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May 5, 2021Carol Newman, Chai Society Member & Mid-Atlantic Marketing and Communications VP

 

 

From the time I was a little girl, I knew the importance of sisterhood groups. My mother was always an active member of her sisterhood until she was well into her 80’s. When we moved to Maryland from New York in 1984, we joined Temple Solel in Bowie, and I immediately joined Women of Temple Solel. I am also the proud mother of two women who learned the importance of Jewish values as they grew up and continue to pass those values on to their five daughters.

My older daughter, Rachel, and I have served both our sisterhood and congregation in some of the same positions. We have both have been president, but she was probably the only one who did it before she was 30 and pregnant with her first child. She is currently the Oneg Shabbat chair, a position that I also held. We also both chaired the congregation’s membership committee.

In 2012, Rachel was the webmaster for the Mid-Atlantic District. I am certain that her second child, Danielle, was probably one of the youngest to ever attend a district convention at the age of two months. After retiring from teaching, I had the time to become more active in the district. At that time, I was known as Rachel Nathan’s mother. As I moved up in the district and on to the WRJ board, I became Carol Newman, but the title of Rachel Nathan’s mother is still one that I hold dear.

NFTY also plays a large part in the experiences I shared with my girls as they were growing up. Rachel was our congregation’s youth group president. My daughter, Sara, was also active and served as the regional D’Var Torah chair. I believe these experiences influenced Sara’s decision to become a rabbi. She was ordained on Mother’s Day, 2011, and currently serves as the Executive Director of Hillel of Buffalo. I was a youth group advisor who understood that I would not chaperone kallahs until my kids were too old to attend – because who wants to take their mother with them for a NFTY weekend?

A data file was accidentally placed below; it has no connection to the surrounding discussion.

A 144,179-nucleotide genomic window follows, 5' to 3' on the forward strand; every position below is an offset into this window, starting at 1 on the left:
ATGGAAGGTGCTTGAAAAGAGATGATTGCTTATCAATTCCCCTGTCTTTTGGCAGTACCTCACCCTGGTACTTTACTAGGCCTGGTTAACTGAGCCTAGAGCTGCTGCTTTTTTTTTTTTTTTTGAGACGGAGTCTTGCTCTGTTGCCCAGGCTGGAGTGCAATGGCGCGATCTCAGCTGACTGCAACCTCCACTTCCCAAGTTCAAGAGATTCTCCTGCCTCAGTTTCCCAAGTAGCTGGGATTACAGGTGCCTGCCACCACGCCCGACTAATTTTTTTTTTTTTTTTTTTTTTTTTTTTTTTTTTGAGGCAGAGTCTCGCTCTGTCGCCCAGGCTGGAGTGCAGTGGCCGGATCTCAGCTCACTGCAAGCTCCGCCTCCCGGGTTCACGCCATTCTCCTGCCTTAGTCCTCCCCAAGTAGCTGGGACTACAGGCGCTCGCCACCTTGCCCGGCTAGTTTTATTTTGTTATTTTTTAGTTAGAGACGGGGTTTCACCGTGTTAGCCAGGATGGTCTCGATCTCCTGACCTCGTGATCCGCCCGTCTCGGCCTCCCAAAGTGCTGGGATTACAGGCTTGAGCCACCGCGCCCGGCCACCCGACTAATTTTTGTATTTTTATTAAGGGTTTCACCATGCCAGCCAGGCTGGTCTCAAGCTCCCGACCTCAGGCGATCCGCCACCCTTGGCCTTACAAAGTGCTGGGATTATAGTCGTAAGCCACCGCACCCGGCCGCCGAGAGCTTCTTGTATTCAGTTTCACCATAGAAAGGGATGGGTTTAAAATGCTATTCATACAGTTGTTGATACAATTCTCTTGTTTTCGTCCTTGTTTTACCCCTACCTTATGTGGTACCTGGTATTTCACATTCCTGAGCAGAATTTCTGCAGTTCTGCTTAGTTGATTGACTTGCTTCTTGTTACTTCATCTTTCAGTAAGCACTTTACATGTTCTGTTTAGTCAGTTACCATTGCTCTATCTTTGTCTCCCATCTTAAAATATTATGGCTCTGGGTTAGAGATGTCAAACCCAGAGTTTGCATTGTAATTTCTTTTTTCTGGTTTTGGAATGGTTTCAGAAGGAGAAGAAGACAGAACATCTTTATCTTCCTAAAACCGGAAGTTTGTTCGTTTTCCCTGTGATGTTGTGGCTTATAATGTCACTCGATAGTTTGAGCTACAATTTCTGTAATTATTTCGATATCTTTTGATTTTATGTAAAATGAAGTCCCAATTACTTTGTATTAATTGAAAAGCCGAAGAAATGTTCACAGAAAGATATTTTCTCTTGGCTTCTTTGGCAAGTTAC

Israel has always been important to our family. My husband, David, was an ARZA board member. My daughters went on NFTY trips in high school, and Sara has attended and led Birthright trips. Our congregational trip in 2006 coincided with Sara’s first year as an HUC student allowing us to spend quality time together as she began her journey.

Family events, including baby namings, B'nai mitzvahs, and weddings, have always played a big part in our lives. There is a beautiful tradition called a mezinke tanz that honors parents who have married off their last child. The mother wears a crown of flowers, and the guests dance around the proud parents. We had the opportunity to participate in that tradition at Sara’s wedding.

I strongly believe that WRJ gives women the skills to nurture their families and each other.

Carol Newman is a member and past president of the Women of Temple Solel in Bowie, Maryland. She is a past WRJ Board member and has recently joined the Chai Society. She currently serves as the Marketing and Communications VP for the Mid-Atlantic District and chairs the Membership committee of her sisterhood.

Rachel Nathan, the mother of Maya and Danielle, is a past president of the Women of Temple Solel and currently serves as Oneg Shabbat chair. She is the Accounts Payable/Receivable Specialist at Education Week magazine.

Rabbi Sara Rich, the mother of Miriam, Sivan, and Naomi, is the Executive Director of Hillel of Buffalo.


 

As we approach Mother's Day, and perhaps reconnect in person for the first time in a year, we are reminded of the importance of generations coming together. And while we recognize it can be a day of reflection, memories, and joy, we know it can bring complex feelings, too. This spring, we wanted to take the opportunity to celebrate ALL of the women who make WRJ special. We asked some of our WRJ "sisters" to share how being a part of this community has shaped their formative years, continues to be an integral part of their lives, and how WRJ inspires them to think about the future.

We hope these stories in our campaign, L'dor V'dor: From Generation to Generation, demonstrate your impact. Your support enables WRJ to reach thousands of women, youth, and people through our signature leadership education and Jewish programming. Join us in honoring these women and their families as they pass down sacred Jewish values. Please donate to this ever-growing community with a gift today.

 

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